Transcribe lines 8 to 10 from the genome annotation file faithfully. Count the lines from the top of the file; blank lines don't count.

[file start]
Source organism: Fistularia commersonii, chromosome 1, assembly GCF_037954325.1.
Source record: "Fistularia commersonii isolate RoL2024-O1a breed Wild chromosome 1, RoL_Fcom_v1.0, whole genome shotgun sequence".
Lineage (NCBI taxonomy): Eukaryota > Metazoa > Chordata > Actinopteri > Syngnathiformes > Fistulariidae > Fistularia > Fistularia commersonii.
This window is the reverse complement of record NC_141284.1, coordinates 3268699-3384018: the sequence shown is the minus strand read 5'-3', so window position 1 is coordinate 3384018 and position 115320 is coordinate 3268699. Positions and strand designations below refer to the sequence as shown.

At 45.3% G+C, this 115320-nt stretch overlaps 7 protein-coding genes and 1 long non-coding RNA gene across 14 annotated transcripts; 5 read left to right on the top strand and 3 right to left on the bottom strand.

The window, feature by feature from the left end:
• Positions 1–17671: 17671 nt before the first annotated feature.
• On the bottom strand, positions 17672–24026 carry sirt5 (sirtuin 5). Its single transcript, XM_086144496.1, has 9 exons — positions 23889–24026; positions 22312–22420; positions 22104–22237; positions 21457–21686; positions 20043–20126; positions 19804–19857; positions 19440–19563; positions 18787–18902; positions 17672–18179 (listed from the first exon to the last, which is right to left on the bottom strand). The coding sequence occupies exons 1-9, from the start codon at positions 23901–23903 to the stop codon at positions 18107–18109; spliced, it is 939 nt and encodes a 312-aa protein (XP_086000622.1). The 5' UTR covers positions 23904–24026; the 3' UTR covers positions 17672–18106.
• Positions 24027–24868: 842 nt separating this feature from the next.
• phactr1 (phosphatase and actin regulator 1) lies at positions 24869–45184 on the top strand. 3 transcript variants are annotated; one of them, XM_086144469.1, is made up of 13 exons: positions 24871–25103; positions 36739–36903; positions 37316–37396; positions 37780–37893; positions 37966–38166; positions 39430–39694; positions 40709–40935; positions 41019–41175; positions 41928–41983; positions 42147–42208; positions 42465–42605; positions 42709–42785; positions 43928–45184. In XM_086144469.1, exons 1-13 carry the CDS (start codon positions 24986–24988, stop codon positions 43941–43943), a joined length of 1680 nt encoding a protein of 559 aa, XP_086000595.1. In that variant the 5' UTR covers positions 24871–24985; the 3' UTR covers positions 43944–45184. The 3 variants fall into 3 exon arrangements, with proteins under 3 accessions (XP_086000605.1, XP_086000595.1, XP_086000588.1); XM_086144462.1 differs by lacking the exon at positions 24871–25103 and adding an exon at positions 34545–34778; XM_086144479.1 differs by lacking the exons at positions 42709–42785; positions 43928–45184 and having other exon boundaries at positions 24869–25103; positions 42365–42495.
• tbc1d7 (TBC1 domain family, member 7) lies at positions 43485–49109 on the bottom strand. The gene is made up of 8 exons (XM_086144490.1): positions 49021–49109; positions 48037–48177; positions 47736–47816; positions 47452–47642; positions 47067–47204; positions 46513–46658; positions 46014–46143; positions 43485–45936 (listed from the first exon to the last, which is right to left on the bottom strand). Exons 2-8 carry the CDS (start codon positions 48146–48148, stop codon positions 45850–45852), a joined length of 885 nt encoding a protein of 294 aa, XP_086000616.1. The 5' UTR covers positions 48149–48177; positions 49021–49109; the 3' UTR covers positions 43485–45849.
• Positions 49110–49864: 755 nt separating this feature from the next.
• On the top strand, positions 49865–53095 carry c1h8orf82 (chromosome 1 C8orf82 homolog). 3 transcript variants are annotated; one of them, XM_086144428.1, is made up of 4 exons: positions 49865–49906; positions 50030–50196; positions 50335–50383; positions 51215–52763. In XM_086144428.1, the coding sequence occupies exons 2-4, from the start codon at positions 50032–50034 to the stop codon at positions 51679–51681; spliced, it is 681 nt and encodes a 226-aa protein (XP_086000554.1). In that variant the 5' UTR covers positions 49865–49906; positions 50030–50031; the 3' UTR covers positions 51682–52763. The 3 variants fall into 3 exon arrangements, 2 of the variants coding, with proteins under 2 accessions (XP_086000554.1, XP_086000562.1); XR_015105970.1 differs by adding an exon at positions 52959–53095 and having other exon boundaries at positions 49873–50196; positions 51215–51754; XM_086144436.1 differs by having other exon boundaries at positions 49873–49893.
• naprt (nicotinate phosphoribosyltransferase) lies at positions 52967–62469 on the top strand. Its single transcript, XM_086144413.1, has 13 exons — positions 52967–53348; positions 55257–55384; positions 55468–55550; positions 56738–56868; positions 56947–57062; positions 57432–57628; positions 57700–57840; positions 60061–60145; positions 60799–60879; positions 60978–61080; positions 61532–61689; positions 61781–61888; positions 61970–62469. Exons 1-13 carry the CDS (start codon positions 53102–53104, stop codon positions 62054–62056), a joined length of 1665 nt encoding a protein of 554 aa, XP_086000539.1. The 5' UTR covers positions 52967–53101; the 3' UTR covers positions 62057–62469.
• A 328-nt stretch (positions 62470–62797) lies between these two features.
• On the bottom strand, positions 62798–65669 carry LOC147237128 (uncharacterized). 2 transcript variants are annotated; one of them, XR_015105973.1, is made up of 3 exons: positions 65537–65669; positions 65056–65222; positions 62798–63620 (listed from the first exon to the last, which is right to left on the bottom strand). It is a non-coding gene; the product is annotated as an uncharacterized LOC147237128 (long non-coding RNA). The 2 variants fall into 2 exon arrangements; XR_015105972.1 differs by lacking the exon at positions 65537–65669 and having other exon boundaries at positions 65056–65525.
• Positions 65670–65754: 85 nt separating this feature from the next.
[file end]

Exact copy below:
• On the bottom strand, positions 17672–24026 carry sirt5 (sirtuin 5). Its single transcript, XM_086144496.1, has 9 exons — positions 23889–24026; positions 22312–22420; positions 22104–22237; positions 21457–21686; positions 20043–20126; positions 19804–19857; positions 19440–19563; positions 18787–18902; positions 17672–18179 (listed from the first exon to the last, which is right to left on the bottom strand). The coding sequence occupies exons 1-9, from the start codon at positions 23901–23903 to the stop codon at positions 18107–18109; spliced, it is 939 nt and encodes a 312-aa protein (XP_086000622.1). The 5' UTR covers positions 23904–24026; the 3' UTR covers positions 17672–18106.
• Positions 24027–24868: 842 nt separating this feature from the next.
• phactr1 (phosphatase and actin regulator 1) lies at positions 24869–45184 on the top strand. 3 transcript variants are annotated; one of them, XM_086144469.1, is made up of 13 exons: positions 24871–25103; positions 36739–36903; positions 37316–37396; positions 37780–37893; positions 37966–38166; positions 39430–39694; positions 40709–40935; positions 41019–41175; positions 41928–41983; positions 42147–42208; positions 42465–42605; positions 42709–42785; positions 43928–45184. In XM_086144469.1, exons 1-13 carry the CDS (start codon positions 24986–24988, stop codon positions 43941–43943), a joined length of 1680 nt encoding a protein of 559 aa, XP_086000595.1. In that variant the 5' UTR covers positions 24871–24985; the 3' UTR covers positions 43944–45184. The 3 variants fall into 3 exon arrangements, with proteins under 3 accessions (XP_086000605.1, XP_086000595.1, XP_086000588.1); XM_086144462.1 differs by lacking the exon at positions 24871–25103 and adding an exon at positions 34545–34778; XM_086144479.1 differs by lacking the exons at positions 42709–42785; positions 43928–45184 and having other exon boundaries at positions 24869–25103; positions 42365–42495.